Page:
Which protected species have significantly improved over the last 20 years and which have deteriorated significantly?

The protection of an endangered species alone will not increase its abundance. Conservation action is also needed


The effectiveness of species protection is demonstrated by the Red List, which lets us know which species are doing poorly and which have improved.

NORTHERN GOSHAWK. Northern goshawk is one of the species whose abundance dropping sharply is associated with increased deforestation. By: Adami
NORTHERN GOSHAWK. Northern goshawk is one of the species whose abundance dropping sharply is associated with increased deforestation. By: Karl Adami


Examples of success stories

According to 1988 data, the common crane was rare in Estonia. Today, however, it is in the ‘least concern’ category in the Red List. The reasons for the increase in abundance are global warming and the expansion of range preferences, in addition to species protection [1]. The common crane belongs to protected category III.


The status of grey seals has also significantly improved (their number in the Estonian coastal sea has increased more than two times in the last ten years, from 1,500 to 5,000–6,000) [2]. In 2010, the species was reclassified from protected category II to protected category III.


The white-tailed eagle also shows a positive trend (currently about 240 pairs nest in Estonia, therefore the abundance has increased in recent decades, but the estimated historical abundance level of 400 to 500 pairs has not yet been reached) [3]. The number of white-tailed eagles has increased since the ban on the use of organochlorine compounds. Around the Baltic Sea, they were banned in 1970, but the strong negative impact of the compounds persisted for at least another two decades, and the white-tailed eagle population did not begin to recover until the early 1990s.


In addition to the ban on hunting and the protection of nesting grounds, one of the main reasons for the increasing abundance of both grey seals and white-tailed eagles is the significant decline in the content of heavy metals and other pollutants thanks to the introduction of extensive measures to protect the Baltic Sea.


The European mink can be considered the symbol of Estonian endangered and extinct species. In the 2008 Red List, it was listed as ‘extinct’. Today, however, large-scale species protection actions have been taken in cooperation between the Tallinn Zoo and SA Lutreola, as a result of which the species has been successfully repopulated in Hiiu County. Unfortunately, the health of the population of almost 600 European mink offspring, moved from the zoo to Hiiu County in 2000–2016, is still not very good, but it is already very promising.


Examples of the deterioration of status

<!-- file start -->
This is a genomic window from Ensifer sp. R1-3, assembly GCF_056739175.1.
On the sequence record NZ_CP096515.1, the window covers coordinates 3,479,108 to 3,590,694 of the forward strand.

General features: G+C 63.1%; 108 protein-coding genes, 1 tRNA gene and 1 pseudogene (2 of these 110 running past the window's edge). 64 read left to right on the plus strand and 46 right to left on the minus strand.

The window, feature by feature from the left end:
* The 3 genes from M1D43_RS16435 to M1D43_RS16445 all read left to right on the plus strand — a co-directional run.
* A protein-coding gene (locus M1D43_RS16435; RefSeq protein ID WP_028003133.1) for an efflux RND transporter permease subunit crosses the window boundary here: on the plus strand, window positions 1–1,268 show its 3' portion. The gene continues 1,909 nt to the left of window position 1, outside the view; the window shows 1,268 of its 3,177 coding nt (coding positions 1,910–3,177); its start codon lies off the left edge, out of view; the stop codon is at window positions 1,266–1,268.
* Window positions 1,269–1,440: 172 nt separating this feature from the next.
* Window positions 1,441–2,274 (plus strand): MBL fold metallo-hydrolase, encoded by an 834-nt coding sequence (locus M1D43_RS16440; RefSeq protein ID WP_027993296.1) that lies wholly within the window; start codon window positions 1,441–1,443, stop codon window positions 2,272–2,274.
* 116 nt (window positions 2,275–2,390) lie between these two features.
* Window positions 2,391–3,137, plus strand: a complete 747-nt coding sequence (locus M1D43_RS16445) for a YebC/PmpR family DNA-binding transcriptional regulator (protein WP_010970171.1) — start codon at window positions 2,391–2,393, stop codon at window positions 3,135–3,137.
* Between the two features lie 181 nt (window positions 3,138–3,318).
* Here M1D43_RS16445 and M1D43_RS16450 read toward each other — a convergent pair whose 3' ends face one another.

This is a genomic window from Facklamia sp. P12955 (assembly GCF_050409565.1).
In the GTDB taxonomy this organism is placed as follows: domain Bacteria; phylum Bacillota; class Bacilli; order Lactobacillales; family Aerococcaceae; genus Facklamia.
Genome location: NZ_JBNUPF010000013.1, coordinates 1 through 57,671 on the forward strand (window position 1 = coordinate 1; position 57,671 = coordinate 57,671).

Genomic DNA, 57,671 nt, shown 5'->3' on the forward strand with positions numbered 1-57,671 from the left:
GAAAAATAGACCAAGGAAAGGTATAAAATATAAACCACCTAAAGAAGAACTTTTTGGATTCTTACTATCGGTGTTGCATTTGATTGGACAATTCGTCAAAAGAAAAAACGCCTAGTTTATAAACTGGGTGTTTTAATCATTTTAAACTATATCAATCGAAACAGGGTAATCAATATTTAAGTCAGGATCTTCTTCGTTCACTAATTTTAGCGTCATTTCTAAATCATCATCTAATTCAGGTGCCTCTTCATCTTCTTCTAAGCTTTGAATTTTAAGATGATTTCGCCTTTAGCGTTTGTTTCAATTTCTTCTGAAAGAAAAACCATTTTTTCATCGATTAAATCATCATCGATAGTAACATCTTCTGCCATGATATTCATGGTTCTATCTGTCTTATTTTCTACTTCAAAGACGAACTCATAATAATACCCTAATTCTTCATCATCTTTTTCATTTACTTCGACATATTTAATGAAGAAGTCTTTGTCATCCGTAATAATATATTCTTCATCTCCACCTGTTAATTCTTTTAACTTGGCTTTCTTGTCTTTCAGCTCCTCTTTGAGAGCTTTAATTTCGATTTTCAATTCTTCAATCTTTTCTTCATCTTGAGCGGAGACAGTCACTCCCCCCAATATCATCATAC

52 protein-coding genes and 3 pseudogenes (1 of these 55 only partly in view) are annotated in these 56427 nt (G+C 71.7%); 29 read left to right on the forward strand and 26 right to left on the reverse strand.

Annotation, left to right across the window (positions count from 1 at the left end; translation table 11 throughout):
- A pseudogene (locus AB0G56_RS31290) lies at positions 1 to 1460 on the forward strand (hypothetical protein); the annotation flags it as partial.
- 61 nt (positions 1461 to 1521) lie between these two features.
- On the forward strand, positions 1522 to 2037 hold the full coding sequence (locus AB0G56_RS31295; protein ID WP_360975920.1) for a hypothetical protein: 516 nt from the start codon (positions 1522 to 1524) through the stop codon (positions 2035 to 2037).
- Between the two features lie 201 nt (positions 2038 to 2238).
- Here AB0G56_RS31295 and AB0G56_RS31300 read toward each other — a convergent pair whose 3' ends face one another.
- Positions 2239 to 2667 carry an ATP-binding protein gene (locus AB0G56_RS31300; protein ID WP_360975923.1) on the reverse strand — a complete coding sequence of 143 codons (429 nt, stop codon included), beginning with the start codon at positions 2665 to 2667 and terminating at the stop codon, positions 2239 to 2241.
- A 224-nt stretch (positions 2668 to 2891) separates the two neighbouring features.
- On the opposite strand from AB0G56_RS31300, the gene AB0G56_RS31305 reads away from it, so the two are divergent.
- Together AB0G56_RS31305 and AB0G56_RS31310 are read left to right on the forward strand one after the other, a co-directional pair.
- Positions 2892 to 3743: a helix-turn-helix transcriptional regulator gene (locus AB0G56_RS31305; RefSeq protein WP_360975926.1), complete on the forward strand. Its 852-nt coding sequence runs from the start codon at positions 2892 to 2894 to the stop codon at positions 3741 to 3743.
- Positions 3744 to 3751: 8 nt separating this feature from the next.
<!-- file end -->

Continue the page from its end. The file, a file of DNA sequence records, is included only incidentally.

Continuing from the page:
The abundance of the black stork (Ciconia nigra) in Estonia is currently low. We have a total of 60–90 pairs. Black storks nest in old undisturbed forests, feed by natural flowing bodies of water far from their nests, and migrate to Africa for the winter – all these elements contribute to the species’ critical state. The main risk factors are forest drainage, felling, and disturbance during the nesting season [4]. The black stork is a protected category I species in Estonia.


The Siberian flying squirrel (Pteromys volans) is a species with a decreasing range in Estonia, whose main habitat is the old forests of Viru County. The main risk factors for the flying squirrels are habitat loss and fragmentation, small population, predation, felling, and climate change [5]. The Siberian flying squirrel is a protected category I species in Estonia.


Another species with a decreasing abundance in Estonia is the western capercaillie (Tetrao urogallus), which prefers old natural forests as habitats. The playing grounds of the western capercaillie in Estonia are located primarily in the pine forests around larger or smaller bogs, where the forests are mostly 80–130 years old. The number of the western capercaillie cocks has continued to decline over the last decade. Considering the local lifestyle of the western capercaillie, its future depends directly on the way Estonian forests are managed and on predation pressure [6]. The western capercaillie is a protected category II species in Estonia.


The ringed seal (Phoca hispida) is a species of Arctic origin and therefore, the impact of warm winters on the population is unfavourable due to being unable to reproduce. Thus, global warming is becoming the main risk factor for ringed seals. As humans cannot compensate for habitat degradation due to global warming, the rehabilitation of helpless ringed seal pups and minimisation of additional mortality due to fishing (by-catches) are important protection measures [7]. The ringed seal is a protected category II species in Estonia.


Therefore, the protection of an endangered species alone will not increase its abundance. Specific conservation management action is needed to help the endangered species do significantly better.



Last modified: 19.03.2024



[1] Sookure kaitse tegevuskava aastateks 2009-2013 

[2] Hallhülge seire 2019. a. Keskkonnainfo. Keskkonnagentuur, 2019

[3] Kotkad ja must-toonekurg 2019. a. Keskkonnainfo. Keskkonnaagentuur, 2019

[4] Must-toonekure kaitse tegevuskava 2018

[5] Lendorava kaitse tegevuskava 2023

[6] Metsise kaitse tegevuskava 2015

[7] Viigerhülge kaitse tegevuskava 2015